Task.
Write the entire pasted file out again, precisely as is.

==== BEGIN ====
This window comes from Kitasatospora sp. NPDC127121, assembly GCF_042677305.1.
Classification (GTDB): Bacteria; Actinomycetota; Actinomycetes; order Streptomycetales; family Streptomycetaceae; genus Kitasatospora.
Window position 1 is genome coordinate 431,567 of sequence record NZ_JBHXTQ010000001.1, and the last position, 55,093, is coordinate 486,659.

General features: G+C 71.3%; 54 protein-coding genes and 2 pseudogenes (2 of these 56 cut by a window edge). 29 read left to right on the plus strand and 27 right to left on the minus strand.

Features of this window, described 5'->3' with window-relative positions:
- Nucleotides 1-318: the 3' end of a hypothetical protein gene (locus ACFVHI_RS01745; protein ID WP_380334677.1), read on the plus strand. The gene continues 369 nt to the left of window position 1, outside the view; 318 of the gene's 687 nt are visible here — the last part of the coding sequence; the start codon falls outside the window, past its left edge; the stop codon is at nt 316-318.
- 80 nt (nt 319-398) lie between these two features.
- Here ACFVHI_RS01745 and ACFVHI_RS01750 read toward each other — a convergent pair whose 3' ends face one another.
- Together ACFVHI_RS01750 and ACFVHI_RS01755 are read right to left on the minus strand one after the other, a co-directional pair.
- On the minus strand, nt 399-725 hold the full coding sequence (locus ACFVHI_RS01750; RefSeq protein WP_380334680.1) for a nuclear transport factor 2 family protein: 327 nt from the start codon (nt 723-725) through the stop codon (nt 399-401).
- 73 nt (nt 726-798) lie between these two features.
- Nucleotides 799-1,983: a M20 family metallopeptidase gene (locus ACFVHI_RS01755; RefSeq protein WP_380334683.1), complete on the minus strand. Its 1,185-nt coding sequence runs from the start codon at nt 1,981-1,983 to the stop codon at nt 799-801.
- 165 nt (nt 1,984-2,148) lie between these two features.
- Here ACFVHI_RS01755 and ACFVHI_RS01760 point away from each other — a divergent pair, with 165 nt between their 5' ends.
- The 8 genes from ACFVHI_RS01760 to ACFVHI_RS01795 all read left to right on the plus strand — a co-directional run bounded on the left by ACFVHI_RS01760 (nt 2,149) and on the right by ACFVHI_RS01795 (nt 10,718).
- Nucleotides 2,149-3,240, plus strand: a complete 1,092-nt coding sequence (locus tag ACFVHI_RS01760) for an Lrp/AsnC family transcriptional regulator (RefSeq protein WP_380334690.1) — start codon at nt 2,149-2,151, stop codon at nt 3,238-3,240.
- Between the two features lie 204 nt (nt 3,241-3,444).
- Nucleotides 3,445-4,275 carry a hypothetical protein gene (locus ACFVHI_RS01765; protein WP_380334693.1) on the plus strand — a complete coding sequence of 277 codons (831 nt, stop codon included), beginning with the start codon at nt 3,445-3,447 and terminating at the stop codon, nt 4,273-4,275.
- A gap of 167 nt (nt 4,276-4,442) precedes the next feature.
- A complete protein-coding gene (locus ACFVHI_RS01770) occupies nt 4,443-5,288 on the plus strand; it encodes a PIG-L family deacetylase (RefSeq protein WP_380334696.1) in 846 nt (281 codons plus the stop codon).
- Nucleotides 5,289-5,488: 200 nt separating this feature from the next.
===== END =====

This window comes from Kitasatospora sp. NPDC127121, assembly GCF_042677305.1.
Classification (GTDB): Bacteria; Actinomycetota; Actinomycetes; order Streptomycetales; family Streptomycetaceae; genus Kitasatospora.
Window position 1 is genome coordinate 431,567 of sequence record NZ_JBHXTQ010000001.1, and the last position, 55,093, is coordinate 486,659.

General features: G+C 71.3%; 54 protein-coding genes and 2 pseudogenes (2 of these 56 cut by a window edge). 29 read left to right on the plus strand and 27 right to left on the minus strand.

Features of this window, described 5'->3' with window-relative positions:
- Nucleotides 1-318: the 3' end of a hypothetical protein gene (locus ACFVHI_RS01745; protein ID WP_380334677.1), read on the plus strand. The gene continues 369 nt to the left of window position 1, outside the view; 318 of the gene's 687 nt are visible here — the last part of the coding sequence; the start codon falls outside the window, past its left edge; the stop codon is at nt 316-318.
- 80 nt (nt 319-398) lie between these two features.
- Here ACFVHI_RS01745 and ACFVHI_RS01750 read toward each other — a convergent pair whose 3' ends face one another.
- Together ACFVHI_RS01750 and ACFVHI_RS01755 are read right to left on the minus strand one after the other, a co-directional pair.
- On the minus strand, nt 399-725 hold the full coding sequence (locus ACFVHI_RS01750; RefSeq protein WP_380334680.1) for a nuclear transport factor 2 family protein: 327 nt from the start codon (nt 723-725) through the stop codon (nt 399-401).
- 73 nt (nt 726-798) lie between these two features.
- Nucleotides 799-1,983: a M20 family metallopeptidase gene (locus ACFVHI_RS01755; RefSeq protein WP_380334683.1), complete on the minus strand. Its 1,185-nt coding sequence runs from the start codon at nt 1,981-1,983 to the stop codon at nt 799-801.
- 165 nt (nt 1,984-2,148) lie between these two features.
- Here ACFVHI_RS01755 and ACFVHI_RS01760 point away from each other — a divergent pair, with 165 nt between their 5' ends.
- The 8 genes from ACFVHI_RS01760 to ACFVHI_RS01795 all read left to right on the plus strand — a co-directional run bounded on the left by ACFVHI_RS01760 (nt 2,149) and on the right by ACFVHI_RS01795 (nt 10,718).
- Nucleotides 2,149-3,240, plus strand: a complete 1,092-nt coding sequence (locus tag ACFVHI_RS01760) for an Lrp/AsnC family transcriptional regulator (RefSeq protein WP_380334690.1) — start codon at nt 2,149-2,151, stop codon at nt 3,238-3,240.
- Between the two features lie 204 nt (nt 3,241-3,444).
- Nucleotides 3,445-4,275 carry a hypothetical protein gene (locus ACFVHI_RS01765; protein WP_380334693.1) on the plus strand — a complete coding sequence of 277 codons (831 nt, stop codon included), beginning with the start codon at nt 3,445-3,447 and terminating at the stop codon, nt 4,273-4,275.
- A gap of 167 nt (nt 4,276-4,442) precedes the next feature.
- A complete protein-coding gene (locus ACFVHI_RS01770) occupies nt 4,443-5,288 on the plus strand; it encodes a PIG-L family deacetylase (RefSeq protein WP_380334696.1) in 846 nt (281 codons plus the stop codon).
- Nucleotides 5,289-5,488: 200 nt separating this feature from the next.